• configure cache and expiration policies for Azure Redis Cache
  • implement secure and optimized application cache patterns including data sizing, connections, encryption, and expiration

Instrument solutions to support monitoring and logging

  • configure an app or service to use Application Insights
  • analyse and troubleshoot solutions by using Azure Monitor
  • implement Application Insights web tests and alerts

Connect to and consume Azure services and third-party services (15-20%)

Implement API Management

  • create an APIM instance
  • configure authentication for APIs
  • define policies for APIs

Develop event-based solutions

  • implement solutions that use Azure Event Grid
  • implement solutions that use Azure Event Hubs

Develop message-based solutions

  • implement solutions that use Azure Service Bus
  • implement solutions that use Azure Queue Storage queue

How to prepare

There are many resources available for preparing for the certification. What I used was a combination of Microsoft Learn, the Pluralsight path for AZ-204, studying the official Microsoft documentation for a service and many, many practise exams.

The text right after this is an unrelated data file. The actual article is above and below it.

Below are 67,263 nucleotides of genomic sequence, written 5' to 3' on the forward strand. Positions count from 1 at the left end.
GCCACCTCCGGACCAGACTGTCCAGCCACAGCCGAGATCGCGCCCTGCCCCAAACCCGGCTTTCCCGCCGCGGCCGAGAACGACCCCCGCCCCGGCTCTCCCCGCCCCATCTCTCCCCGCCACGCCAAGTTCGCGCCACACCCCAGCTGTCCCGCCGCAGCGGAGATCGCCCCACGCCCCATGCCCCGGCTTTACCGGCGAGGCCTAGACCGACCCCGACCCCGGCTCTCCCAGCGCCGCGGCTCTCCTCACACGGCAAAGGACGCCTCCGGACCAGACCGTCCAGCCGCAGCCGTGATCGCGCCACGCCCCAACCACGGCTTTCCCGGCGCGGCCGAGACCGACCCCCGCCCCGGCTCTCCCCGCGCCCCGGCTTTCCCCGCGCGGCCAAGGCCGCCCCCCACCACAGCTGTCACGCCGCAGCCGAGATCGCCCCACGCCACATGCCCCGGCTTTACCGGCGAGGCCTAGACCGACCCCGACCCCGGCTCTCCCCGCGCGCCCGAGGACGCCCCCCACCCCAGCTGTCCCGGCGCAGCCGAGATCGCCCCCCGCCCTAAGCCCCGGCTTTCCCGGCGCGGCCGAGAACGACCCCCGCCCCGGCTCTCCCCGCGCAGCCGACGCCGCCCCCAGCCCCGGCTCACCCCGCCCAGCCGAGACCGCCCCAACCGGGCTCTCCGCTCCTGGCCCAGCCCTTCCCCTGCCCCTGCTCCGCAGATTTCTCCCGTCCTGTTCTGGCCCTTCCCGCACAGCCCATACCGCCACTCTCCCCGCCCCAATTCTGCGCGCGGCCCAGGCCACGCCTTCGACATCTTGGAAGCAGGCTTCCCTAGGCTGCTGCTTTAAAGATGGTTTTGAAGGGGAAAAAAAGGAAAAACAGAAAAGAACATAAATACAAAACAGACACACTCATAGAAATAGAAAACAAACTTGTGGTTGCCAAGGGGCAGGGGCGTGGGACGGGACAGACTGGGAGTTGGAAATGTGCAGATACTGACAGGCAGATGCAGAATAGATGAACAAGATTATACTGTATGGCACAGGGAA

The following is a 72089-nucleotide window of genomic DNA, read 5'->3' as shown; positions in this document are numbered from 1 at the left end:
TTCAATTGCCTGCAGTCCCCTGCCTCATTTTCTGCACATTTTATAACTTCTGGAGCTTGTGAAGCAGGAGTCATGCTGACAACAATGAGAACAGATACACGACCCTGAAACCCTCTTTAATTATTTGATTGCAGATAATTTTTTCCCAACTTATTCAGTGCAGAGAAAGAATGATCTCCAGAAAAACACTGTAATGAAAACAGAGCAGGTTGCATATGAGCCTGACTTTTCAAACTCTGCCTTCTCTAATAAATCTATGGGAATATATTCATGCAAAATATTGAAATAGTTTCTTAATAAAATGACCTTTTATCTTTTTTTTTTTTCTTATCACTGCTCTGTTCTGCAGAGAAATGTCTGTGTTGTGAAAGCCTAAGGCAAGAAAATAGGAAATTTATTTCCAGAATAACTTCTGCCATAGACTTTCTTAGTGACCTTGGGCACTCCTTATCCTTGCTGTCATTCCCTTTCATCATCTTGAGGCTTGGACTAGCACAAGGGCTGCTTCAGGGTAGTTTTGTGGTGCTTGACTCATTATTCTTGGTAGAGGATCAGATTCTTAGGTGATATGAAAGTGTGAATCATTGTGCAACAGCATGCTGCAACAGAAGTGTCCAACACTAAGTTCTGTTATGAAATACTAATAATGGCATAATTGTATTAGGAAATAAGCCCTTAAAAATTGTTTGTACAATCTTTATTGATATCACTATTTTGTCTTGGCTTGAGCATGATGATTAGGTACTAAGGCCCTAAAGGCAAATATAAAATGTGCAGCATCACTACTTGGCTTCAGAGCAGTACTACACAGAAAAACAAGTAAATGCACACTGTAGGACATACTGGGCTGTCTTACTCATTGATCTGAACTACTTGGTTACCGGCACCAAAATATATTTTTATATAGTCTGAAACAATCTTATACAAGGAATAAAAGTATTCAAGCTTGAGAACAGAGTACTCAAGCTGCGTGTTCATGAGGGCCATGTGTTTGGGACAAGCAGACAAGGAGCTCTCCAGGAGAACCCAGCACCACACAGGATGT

I started working through all the Microsoft Learn courses, including the “labs” which give you the chance to work through the exercises in a real-world setting, using the actual Azure services within a specially provisioned (and free) sandbox account. This was a fun way to experiment and learn about how the services worked, but I found it did not help me to pass the exam, although the practical knowledge will help me when applying what I learnt for the exam to real-world projects. I also found that Microsoft Learn covered certain topics which were not covered anywhere else, but were also not examined in the exam, such as Power Apps and Azure App Service WebJobs.